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A Dictionary of the Older Scottish Tongue (up to 1700)

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First published 1963 (DOST Vol. III).
This entry has not been updated since then but may contain minor corrections and revisions.

Jupe, n. Also: jwpe; juip(e; joip, joyp; joope; jeup. [16th c. and OF. jupe: cf. ME. (once) juype (c 1290) and Jup and Joup.]

a. Chiefly, a kind of jacket or short coat worn by men. Also comb. with fassoun. b. Also, a kind of bodice or kirtle worn by women.(a) 1582 Treas. Acc. MS. 81.
Grein Inglis stemmyng tobe … ane clock, jwpe and breickis
Ib. 87 b.
Thre hankis … of siluer to be huipis to the clock and jwpe
1597 Tailors' Acc. Bk. 8.
iij quarteris of Scottis sey bumbasie to lyne the taillis … of this … jupe
1625 Glasgow B. Rec. I. 347.
Reid kairsey claithe … to be thair claithes … all to be maid be thair selff in jupe fassoun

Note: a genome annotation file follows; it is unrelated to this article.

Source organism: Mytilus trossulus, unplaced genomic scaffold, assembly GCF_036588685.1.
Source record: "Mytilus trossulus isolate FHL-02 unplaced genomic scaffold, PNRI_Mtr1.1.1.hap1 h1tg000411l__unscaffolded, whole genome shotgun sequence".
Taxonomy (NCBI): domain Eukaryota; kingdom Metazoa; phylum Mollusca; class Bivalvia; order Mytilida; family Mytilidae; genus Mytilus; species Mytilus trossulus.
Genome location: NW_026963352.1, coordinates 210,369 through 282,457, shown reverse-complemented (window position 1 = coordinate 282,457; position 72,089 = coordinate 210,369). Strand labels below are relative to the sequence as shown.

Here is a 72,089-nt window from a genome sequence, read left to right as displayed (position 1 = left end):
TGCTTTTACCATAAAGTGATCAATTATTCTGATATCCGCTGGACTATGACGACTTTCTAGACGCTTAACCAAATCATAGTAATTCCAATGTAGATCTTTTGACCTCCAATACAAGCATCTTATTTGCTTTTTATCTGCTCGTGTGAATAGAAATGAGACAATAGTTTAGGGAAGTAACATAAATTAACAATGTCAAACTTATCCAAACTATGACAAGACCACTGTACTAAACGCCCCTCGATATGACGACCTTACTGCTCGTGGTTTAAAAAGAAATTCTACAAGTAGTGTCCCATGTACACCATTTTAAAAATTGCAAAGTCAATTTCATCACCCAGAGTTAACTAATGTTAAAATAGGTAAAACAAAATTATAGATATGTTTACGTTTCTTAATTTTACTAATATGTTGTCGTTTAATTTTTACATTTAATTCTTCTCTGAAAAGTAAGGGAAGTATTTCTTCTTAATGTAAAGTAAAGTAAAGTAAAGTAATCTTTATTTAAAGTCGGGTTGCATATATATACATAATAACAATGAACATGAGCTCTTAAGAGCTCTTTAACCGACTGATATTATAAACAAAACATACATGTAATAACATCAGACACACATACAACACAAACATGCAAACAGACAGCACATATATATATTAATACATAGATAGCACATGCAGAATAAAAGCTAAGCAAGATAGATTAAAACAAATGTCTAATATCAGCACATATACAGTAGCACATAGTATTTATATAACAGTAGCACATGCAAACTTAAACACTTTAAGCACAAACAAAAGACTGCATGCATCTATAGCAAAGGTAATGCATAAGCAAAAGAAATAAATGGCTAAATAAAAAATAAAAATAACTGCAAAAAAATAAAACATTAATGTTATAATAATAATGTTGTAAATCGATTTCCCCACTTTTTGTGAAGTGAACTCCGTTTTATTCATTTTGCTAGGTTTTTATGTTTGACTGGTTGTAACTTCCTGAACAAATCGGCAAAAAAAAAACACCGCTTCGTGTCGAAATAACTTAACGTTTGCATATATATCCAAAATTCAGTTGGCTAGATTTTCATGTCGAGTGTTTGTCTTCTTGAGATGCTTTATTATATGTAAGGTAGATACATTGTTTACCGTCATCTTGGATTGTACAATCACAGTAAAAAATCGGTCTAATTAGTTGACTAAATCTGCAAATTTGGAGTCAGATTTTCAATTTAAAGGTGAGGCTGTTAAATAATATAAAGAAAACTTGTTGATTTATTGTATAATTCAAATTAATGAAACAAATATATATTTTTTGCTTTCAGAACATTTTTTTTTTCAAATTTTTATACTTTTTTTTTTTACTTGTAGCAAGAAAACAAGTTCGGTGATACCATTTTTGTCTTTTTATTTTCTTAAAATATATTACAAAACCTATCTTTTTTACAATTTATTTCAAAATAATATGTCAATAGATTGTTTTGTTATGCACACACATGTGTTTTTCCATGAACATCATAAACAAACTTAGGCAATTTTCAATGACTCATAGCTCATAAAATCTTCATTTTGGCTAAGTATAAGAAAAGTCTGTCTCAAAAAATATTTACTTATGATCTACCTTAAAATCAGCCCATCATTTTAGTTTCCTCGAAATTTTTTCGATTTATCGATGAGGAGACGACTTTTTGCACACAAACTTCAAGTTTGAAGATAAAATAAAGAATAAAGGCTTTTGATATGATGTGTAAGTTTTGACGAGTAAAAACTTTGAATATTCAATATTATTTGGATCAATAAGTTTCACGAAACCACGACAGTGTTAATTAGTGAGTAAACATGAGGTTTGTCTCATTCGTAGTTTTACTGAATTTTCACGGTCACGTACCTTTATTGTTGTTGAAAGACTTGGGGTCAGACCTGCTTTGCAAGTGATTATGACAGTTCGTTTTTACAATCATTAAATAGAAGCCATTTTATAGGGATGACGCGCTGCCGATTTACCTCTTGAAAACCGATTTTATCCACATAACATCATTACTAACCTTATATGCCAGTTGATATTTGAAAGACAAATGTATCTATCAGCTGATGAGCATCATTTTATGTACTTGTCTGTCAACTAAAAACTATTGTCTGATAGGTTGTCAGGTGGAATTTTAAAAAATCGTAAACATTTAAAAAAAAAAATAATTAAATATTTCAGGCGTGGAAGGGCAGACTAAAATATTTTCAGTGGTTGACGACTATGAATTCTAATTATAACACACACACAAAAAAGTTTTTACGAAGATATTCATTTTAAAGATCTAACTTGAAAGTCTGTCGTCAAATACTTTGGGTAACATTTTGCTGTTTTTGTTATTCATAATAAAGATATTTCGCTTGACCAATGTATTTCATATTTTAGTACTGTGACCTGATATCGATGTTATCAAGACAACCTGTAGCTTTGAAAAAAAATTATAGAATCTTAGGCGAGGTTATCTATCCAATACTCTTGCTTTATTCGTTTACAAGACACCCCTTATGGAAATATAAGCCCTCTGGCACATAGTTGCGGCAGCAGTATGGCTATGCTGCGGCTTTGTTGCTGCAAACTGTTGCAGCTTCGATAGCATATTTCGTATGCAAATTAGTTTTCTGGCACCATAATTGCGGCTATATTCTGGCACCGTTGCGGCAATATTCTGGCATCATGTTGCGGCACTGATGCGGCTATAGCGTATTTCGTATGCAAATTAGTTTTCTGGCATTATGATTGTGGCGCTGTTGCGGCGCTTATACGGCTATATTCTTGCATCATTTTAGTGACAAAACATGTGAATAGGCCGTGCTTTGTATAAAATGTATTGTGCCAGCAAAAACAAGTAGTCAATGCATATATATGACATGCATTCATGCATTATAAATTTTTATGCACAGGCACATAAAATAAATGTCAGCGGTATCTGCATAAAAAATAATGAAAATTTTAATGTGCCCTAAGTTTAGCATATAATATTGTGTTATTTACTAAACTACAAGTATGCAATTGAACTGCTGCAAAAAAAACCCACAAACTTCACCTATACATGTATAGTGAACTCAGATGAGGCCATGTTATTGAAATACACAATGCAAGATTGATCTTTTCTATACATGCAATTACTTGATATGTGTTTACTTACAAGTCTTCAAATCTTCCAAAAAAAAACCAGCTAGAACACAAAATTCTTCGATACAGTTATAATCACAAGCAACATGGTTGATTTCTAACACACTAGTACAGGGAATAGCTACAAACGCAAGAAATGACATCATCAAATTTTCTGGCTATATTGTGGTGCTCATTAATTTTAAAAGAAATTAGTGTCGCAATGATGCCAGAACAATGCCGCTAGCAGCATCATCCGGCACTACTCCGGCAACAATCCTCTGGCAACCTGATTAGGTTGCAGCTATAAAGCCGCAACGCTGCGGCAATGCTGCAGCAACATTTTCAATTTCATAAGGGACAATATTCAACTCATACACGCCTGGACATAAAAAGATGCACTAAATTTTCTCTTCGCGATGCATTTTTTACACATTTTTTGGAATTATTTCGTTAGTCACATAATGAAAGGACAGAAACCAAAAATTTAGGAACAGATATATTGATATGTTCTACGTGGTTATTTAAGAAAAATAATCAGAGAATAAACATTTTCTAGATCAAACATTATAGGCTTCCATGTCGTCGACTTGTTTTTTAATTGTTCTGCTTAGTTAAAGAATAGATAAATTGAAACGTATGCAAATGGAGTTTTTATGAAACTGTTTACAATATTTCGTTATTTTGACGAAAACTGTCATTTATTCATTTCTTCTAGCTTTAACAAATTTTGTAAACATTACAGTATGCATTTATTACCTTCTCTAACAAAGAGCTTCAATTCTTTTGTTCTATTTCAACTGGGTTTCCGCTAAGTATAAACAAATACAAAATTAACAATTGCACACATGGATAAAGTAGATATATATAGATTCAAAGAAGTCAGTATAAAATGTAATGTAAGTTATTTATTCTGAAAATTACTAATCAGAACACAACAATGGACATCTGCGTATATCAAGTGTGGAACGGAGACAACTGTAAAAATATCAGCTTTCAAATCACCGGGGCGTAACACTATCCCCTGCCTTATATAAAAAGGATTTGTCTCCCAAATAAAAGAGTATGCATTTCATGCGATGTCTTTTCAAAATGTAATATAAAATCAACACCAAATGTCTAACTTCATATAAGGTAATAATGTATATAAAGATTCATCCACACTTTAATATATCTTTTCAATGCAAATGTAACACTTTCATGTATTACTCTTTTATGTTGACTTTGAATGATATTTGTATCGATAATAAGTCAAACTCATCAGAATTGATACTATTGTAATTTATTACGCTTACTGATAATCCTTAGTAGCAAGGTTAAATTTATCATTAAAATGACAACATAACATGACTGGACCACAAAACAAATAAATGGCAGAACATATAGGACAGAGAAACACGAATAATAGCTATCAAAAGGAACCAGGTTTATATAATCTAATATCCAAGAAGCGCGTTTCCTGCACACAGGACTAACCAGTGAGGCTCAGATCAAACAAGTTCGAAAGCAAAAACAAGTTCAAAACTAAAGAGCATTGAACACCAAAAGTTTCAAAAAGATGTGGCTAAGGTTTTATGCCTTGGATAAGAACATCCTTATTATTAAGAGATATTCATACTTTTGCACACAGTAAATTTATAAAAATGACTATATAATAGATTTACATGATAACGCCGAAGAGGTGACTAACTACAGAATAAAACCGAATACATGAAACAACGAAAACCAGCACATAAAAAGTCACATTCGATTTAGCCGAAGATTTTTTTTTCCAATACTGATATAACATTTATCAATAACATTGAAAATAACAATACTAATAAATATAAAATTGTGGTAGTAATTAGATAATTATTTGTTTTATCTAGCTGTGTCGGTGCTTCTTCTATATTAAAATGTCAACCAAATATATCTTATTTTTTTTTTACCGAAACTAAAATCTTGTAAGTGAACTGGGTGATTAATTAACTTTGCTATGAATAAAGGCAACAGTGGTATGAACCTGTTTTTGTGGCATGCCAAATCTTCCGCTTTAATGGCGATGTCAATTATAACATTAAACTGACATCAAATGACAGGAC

1644 Aberd. B. Rec. IV. 31.
To buy two jupes of red cloath to James Rauy and Thomas Still, officiaris
(b) 1599 Aberd. B. Rec. II. 202.
To Andro Inglis, commoun swescheman, to buy him a juip of reid flanning
1635 Brereton Trav. (Chetham Soc.) 188.]
[Speech in Scotland … A man's coat, a juipe or joope
1640 Aberd. B. Rec. III. 244.
Convict for drawing a durk and persewing Johne Dempster, fleshour … and striking at him thairwith, throw the juip
(c) 1617–18 Misc. Spald. C. V. 143.
Four elnis … reid Inglis flanning, … to be ane joip and schankis to Williame Murcure, officiar
1641 Aberd. B. Rec. III. 264.
Convict for putting violent handis on Wm. Gordon, tailȝeour, be taking from his his bannet and joyp, and stricking him
(d) 1631–2 Reg. Privy C. 2 Ser. IV. 464.
[Complainer came forth] to oversee his husbandrie, having onelie his joope and gloves upon him and ane whinger
1634 Aberd. Sheriff Ct. II. 424.
Ane velves heid for ane woman … , ane joope with ane skirt of reid cloath all pesmented, pryce fourscore pundis, … ane fyne waskine
(e) 1643 Kirkcudbr. B. Rec. II. 689.
Ane Inglisch claith jeup

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"Jupe n.". Dictionary of the Scots Language. 2004. Scottish Language Dictionaries Ltd. Accessed 26 May 2024 <>



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